This week (April 25-29) I watched (simply because there is no Houston Newspaper I will spend money on) the morning show Fox and Friends on cable. The trio of “friends” sat and chatted on the so-called curvy couch in their (or is it he, she, it, they? I lose track) often giggle talk-overs while interviewing Pierce Morgan. Historian (subpar excellence) Brian Kilmeade was in attendance with his grammar-clutters duo companions, Ainsley Earheart and Steve Doocy joining in (“the amount of people,” “the president, he…” etc).
The discussion of politics naturally was broached and Morgan stated that it was very possible, and it is, that Donald Trump would run in 2024 and as much, as possible that he would win, and it is. Then as from his British studies, I presume, Morgan stated that this would be the first time such a thing had ever happened—a president serving two terms, nonconsecutively.
The “three amigos” said nothing although Kilmeade remarked that such “nonconsecutive terms” would be unique. The conversation continued. The historical error remained with the audience. Hopefully, most of the audience recognized the error, although the diseased product of public education may have spread too far and now it may be too late for most
The greater problem is that such outlets as Fox promote silly writings of more than one of its regulars and contributors, apparently with minimum scrutiny.
Don’t forget that this gang of “Foxers” was out in front ignoring Trump and his troops when they were presenting their case for the quite legal process for federal electors as its function was being rifled with corruption.
Knowledge of history supports knowledge of the law –and vice versa.
This may seem trivial but these people (Fox et al, NeoCon et al) are the same people telling us about a “red wave” washover in November. They pretend, through their regular commentators and contributors to equate a red wave with a conservative wave. Rubbish, I’ve said before and say again.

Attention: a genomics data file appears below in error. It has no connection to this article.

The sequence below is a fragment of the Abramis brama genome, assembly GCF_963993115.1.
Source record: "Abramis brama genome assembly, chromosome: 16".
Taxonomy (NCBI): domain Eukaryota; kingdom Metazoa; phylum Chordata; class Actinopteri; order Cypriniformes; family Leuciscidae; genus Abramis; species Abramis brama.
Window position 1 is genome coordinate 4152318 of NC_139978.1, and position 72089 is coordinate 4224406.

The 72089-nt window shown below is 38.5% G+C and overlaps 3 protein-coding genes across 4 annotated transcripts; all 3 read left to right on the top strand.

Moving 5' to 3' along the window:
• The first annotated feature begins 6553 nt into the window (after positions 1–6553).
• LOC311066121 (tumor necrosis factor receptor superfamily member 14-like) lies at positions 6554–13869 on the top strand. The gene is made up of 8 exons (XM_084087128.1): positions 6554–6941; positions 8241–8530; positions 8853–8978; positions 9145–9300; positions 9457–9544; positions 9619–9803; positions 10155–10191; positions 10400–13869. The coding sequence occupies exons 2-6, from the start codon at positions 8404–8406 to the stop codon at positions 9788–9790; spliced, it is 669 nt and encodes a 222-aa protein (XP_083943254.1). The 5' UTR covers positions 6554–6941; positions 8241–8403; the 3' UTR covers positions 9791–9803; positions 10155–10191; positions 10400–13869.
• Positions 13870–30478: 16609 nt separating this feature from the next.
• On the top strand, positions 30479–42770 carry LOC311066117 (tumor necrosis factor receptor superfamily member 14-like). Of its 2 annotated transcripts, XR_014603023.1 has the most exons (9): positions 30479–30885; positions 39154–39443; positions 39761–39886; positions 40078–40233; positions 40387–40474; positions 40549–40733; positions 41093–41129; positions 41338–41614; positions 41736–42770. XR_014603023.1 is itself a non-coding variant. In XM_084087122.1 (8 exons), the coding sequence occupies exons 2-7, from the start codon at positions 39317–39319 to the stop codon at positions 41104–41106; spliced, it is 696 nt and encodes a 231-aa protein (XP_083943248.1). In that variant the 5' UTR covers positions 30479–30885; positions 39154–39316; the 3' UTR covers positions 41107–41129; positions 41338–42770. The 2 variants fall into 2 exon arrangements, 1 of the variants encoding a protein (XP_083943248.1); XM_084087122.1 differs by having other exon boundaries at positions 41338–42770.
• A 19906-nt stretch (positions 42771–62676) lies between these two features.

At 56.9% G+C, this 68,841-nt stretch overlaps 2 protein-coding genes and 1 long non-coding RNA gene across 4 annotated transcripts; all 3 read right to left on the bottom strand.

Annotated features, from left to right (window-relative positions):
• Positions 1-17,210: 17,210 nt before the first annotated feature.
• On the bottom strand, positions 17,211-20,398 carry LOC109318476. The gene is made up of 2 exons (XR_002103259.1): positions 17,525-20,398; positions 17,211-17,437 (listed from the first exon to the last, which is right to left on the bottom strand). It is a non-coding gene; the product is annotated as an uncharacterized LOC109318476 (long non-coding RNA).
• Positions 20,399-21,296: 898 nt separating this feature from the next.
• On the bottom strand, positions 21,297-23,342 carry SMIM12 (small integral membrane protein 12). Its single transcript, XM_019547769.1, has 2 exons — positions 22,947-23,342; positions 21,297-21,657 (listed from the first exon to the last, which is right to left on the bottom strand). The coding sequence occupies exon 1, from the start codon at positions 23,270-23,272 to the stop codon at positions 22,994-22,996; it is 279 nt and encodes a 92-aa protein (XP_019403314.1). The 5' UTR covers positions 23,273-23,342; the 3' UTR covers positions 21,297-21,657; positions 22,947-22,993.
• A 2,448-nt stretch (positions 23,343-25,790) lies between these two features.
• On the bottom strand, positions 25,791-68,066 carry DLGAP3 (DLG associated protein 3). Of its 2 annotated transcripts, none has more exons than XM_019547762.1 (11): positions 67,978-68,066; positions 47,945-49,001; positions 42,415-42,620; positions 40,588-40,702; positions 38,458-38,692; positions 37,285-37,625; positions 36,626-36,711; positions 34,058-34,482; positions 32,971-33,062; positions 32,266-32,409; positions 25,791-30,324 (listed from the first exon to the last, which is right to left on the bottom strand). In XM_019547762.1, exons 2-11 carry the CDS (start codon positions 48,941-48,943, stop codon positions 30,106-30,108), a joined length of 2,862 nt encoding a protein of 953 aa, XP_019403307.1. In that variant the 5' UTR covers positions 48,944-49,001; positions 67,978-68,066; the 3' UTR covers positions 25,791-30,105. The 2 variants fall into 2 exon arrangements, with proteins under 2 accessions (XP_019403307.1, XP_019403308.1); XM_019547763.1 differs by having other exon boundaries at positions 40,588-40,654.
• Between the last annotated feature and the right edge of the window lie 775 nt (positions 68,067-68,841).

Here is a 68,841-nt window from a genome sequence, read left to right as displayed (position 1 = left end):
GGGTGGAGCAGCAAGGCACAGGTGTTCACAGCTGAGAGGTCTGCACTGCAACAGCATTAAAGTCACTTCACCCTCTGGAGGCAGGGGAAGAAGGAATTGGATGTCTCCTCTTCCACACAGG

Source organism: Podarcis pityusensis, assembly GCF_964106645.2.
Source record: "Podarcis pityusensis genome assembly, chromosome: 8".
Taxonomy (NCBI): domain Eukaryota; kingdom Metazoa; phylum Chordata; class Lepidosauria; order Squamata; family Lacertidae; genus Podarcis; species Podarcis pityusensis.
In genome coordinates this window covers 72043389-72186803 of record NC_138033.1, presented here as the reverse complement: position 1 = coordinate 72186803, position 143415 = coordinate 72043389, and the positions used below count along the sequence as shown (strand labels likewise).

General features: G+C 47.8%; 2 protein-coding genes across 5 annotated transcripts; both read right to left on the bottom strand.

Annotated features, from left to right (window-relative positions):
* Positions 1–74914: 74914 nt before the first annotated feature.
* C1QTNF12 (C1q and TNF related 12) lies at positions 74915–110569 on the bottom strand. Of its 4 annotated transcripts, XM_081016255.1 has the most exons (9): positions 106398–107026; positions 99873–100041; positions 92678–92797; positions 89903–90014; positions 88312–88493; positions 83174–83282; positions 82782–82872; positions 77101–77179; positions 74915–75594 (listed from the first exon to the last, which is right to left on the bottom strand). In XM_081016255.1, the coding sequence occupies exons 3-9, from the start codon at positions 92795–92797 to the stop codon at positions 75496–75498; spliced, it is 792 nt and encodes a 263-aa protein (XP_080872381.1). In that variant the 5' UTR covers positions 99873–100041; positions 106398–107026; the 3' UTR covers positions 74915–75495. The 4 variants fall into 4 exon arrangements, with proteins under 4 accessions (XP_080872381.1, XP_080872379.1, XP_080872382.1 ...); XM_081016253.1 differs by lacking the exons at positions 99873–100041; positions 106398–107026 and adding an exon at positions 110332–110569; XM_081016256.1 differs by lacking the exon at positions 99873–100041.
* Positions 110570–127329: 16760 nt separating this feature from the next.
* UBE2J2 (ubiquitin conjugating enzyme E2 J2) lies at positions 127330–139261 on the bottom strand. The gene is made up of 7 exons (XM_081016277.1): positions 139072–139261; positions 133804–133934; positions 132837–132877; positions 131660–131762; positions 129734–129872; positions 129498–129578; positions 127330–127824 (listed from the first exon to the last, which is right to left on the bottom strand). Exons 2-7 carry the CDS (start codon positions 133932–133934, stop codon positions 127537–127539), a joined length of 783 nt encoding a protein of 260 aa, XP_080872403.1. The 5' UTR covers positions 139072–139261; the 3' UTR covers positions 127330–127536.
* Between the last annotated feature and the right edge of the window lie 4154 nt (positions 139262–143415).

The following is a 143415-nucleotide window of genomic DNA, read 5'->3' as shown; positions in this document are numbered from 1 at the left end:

The sort of silliness about two nonconsecutive terms is a Kilmeade et al history that is the same sort of throwaway as in his book about The Battle of New Orleans, as just one example.
If he mentions it at all the most significant fact of the Battle of New Orleans is buried deeply. The War was over before the battle. And it had been over for a couple of weeks. The Treaty of Ghent was signed on December 24, 1814. The Battle of New Orleans was fought on January 8, 1815.
Again, if Kilmeade made note of this, it was buried. Certainly not in the opening pages nor on the book jacket. The most important fact of the battle is hardly noted.
Now, I don’t care about Kilmeade or his historical inaccuracies and resulting histrionics that would have made good B movie children’s fare in the 1950s. He is only one of many who cheat or are simply ignorant, at a historical presentation by omitting basic facts or not knowing them in the first place. And though Kilmeade is primarily a sports contributor and humorist he is hardly schooled in history. But so many students of history (I think Fox breeds them) are right out of the cable-news industry. The many are as useful to academia as Hollywood and its bastion of vulgar and vicious know-nothing actors are. Actually, as useless as academia is to academia.
But what is the alternative? MSNBC, ABC, NBC, CBS—and, of course, a drum roll for the greatest belly laugh for the greatest circus of mindless drivel uttered since Nero’s poetry via arson–C.N.N.
Fox has little in the way of historical information though they are restless for war histories since they seem to love wars, the other bunch offers nothing more than random consonant sounds with vowels obligatorily glued within those sounds; hence forming babbling word groups, not necessarily sentences— complete thoughts.
If one is seeking intelligent thought from this “other” bunch he would do better off at the professional wrestling matches.
Perhaps there is a deeper thought for the “richest man in the world” in trying to wrestle away an informational product run by technocratic morons and used by the media’s mediocrity. Maybe, as some say, he is the “smartest man in the world.” Maybe he’s not only an advocate of free speech but a friend of education – and not the public kind.
Famously, Grover Cleveland was a president (1885-1889 and 1893-1897). Most people, at least of my vintage, learned this early in life, and have maintained its “uniqueness” historically.
Free speech will be great if it hits the media in full force. It will be even greater if the media ever is infused with at least some scholarship at least at the high school level. They can begin with history. Then maybe step up to English syntax and grammar—you know “the amount of people,” “the president, he…”
Maybe the smartest and richest man in the world is what it will take.
God knows He is seldom considered with all His veiled Proverbs and such.
By Paul Yarbrough
Paul Yarbrough is a regular contributor to The Blue State Conservative. He writes novels, short stories, poetry, and essays. His first novel. Mississippi Cotton is a Kindle bestseller. His author site can be found on Amazon. He writes political commentary for CommDigiNews.
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